Kindle Select free days – if well managed – can get you some attention. As you improve your rank, Amazon begins including your title in simple promotions with other titles. This adds fuel to the fire. But…

As I said before, my rank will drop until I find new ways of engaging my readers and audience. The ups and downs are like an ocean tide: forward movement, retreat; forward movement… and so on. In other words, marketing never stops.

But that’s okay, because wishing and hoping rarely works. And it is exciting to your book rise and shine.

Douglas Glenn Clark is the author of The Memory Songbook. Read it now: For FREE DAY ALERTS, visit

Article Source: [] How To Make Your Amazon Book Rank Soar With Free Book Hashtags and Kindle Select


Why This Girl Will Never Buy a Kindle (Or Digital Book)

By Leann Zafuto

Imagine this: you love books and the whole experience of “books.” Going to the book store, picking out a crisp, clean book off the shelf (or ordering from a discounted price on-line), cracking the cover open, the smell of the page, a special bookmark, the whole happy experience. Then, the Kindle arrives. None of the above happens. Nothing. Sure there are many positives about the Kindle or an iPad (reading a book on-line), which I can see, but imagine a life (or a home), without books? Digital books only? Dull and flat. Either way, the Kindle is NOT for me, or countless friends and associates I speak with. I am not alone here.

Why the backlash? It’s not exactly a backlash vs. a “not even an option” for me. The catch is simple yet complex: I live for and love books and being an artist and fashion person, I buy tons of art and fashion type books, big books with big colorful illustrations! Therefore how could this be captured in a *gasp* Kindle or digital book that you cannot touch, smell, feeling that cracking when you first open it? Whether it be a novel or a big colorful art book, nothing about a digital book can capture all the joy a real book brings. The internet and all the on-line everything is good for many things, BUT NOT ALL. You can take away the cd for me, I get it I supposed, gone goes the collecting of that too. But this girl will never buy a Kindle!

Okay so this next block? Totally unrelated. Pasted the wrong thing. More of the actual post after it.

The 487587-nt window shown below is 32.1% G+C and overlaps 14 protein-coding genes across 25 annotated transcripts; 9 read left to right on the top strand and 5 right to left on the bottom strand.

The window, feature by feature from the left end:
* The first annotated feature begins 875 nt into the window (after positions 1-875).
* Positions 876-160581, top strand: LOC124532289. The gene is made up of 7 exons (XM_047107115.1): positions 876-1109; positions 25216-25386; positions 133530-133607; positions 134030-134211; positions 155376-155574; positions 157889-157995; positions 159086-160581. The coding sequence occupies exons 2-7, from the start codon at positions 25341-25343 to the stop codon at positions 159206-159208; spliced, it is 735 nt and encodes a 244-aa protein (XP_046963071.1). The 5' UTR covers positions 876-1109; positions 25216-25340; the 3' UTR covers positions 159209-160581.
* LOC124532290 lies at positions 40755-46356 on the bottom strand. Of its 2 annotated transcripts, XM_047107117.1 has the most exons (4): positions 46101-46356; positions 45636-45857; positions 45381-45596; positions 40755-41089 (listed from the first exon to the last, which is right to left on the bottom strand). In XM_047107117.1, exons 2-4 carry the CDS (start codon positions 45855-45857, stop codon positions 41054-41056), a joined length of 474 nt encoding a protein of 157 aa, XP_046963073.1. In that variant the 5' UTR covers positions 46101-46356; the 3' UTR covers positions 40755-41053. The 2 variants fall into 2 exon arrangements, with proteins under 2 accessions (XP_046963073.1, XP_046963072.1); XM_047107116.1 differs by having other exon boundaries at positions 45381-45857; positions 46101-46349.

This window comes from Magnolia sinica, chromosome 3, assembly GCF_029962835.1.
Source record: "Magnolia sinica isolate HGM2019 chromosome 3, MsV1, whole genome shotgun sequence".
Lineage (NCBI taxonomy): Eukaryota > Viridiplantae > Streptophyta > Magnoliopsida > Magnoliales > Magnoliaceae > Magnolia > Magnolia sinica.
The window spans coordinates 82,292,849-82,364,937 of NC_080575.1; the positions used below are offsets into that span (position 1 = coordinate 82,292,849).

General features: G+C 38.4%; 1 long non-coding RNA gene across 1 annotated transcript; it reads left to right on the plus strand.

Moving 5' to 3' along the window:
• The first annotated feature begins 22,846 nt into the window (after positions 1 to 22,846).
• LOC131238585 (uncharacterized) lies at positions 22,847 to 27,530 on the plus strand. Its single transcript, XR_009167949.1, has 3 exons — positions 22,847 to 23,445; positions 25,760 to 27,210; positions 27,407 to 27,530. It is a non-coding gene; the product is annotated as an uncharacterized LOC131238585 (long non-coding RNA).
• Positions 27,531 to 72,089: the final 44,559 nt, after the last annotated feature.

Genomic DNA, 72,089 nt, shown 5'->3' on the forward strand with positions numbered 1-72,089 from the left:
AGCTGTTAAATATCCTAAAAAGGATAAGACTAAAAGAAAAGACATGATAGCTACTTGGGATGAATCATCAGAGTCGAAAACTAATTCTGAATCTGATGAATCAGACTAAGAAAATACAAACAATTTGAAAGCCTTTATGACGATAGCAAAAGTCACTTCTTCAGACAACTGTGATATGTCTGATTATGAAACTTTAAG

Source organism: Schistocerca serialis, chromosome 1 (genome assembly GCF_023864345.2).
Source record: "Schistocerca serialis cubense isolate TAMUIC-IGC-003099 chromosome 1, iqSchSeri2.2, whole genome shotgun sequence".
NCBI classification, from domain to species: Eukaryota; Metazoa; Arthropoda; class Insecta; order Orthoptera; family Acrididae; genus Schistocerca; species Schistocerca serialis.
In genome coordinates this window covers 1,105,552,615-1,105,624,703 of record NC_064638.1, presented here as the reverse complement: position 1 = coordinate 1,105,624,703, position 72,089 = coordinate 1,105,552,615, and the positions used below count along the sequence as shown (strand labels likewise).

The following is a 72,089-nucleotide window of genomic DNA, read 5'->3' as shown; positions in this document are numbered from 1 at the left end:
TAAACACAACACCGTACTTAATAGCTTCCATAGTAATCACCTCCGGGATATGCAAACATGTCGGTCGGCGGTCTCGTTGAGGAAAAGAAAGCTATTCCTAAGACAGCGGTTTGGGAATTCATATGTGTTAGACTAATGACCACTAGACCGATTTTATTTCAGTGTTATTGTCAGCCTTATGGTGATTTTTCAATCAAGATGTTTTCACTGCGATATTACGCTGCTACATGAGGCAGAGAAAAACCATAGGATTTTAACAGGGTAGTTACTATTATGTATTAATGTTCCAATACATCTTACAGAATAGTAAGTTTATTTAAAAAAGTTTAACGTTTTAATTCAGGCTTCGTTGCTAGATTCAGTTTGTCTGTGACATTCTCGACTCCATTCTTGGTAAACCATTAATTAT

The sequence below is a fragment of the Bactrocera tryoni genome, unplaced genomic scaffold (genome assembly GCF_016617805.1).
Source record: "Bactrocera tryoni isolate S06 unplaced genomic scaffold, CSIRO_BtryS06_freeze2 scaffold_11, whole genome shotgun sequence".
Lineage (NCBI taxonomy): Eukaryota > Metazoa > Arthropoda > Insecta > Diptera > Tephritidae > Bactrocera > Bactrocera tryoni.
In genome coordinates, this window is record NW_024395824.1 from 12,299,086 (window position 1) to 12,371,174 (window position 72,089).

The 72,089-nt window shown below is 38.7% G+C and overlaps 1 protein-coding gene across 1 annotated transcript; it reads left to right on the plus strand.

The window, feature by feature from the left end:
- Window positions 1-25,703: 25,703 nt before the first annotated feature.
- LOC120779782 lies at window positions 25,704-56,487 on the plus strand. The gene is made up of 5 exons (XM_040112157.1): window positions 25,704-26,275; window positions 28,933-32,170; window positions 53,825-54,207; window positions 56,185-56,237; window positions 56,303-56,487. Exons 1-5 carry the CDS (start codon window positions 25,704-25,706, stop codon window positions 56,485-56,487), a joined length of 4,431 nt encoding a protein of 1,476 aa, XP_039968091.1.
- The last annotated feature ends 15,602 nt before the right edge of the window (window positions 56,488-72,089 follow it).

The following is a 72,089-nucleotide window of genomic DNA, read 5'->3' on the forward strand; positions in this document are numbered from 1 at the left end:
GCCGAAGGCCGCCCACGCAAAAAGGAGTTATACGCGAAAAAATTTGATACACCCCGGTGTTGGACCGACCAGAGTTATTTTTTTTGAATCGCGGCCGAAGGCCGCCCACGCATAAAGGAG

First, I’m not worried about the space saving aspect of books on my book shelf or coffee table. I welcome it and put them even on the bathroom vanity and nightstand. They are part of my home d�cor, and show who I am and what I like. I’m not a digital machine therefore I don’t wish to be reflected like that in any way shape or form. (You took my cds; you’re not taking my books!) Books are a classic and make you look and feel chic and classic. Once they are read and upon a shelf, you almost feel a sense of accomplishment. I do. That’s gone with a *gulp* digital-anything.

Then there’s the true book experience; meeting the author. I absolutely love going to book signings in New York City or wherever I happen to be. I thrive on the many authors I have met and would never part with my collection. They don’t read a short excerpt from a Kindle, they read to you from a book! Is an author going to sign the back of your Kindle? No. It’s an honor to have met them, show my friends and proudly display these on my bookshelves. Being a magazine-addict; the collecting, or light collecting (not a pack rat here!) and the proud display and feeling of accomplishment of reading them all is beyond wonderful. Having them signed by the author; priceless.

What happens if your library when the Kindle crashes? Books don’t “crash.” Or, if it breaks. Books don’t break either. I guess it doesn’t matter if you have already read the book. And, how do you pass it on to a friend to also enjoy? How do you see and enjoy the big colorful illustrations? How do you see Andy Warhol’s prints or deKoonings images on a Kindle? How on earth can you capture Alexander McQueen’s fashion icon book with the cover holograph of the skull on a machine? The novels…I love the page turning (not sliding), and bending a rabbit ears on my old Twilight novels. Granted it’s the digital era and for the most part it’s fabulous, but digital books to I guess, save space. No way Jose!

In conclusion, (for now); the bookshelves, the accomplishment, the signings, the smell and feel, not to mention the big colorful artistic and fashionable illustrations in the books and so much more — this is just the beginning of my rant “for” books. Not “against” digital books, per say. I try to find the positives in life, usually. I find a ton in real books, fewer in Kindles or digital books. Books are classic and iconic and have so much to offer. Again saving space and packing 2,000 books on a tiny machine is not thrilling for me. Nothing beats cracking open a real book and proudly displaying it on my coffee table, signed.

I hope others feel the same and understand the iconic importance of books. Unlike cds, per say, books are timeless, they’ve been around forever! And, I’m all about timeless everything, that’s why this girl will never buy a digital book! – Leann Marie Zafuto

Article Source: [] Why This Girl Will Never Buy a Kindle (Or Digital Book)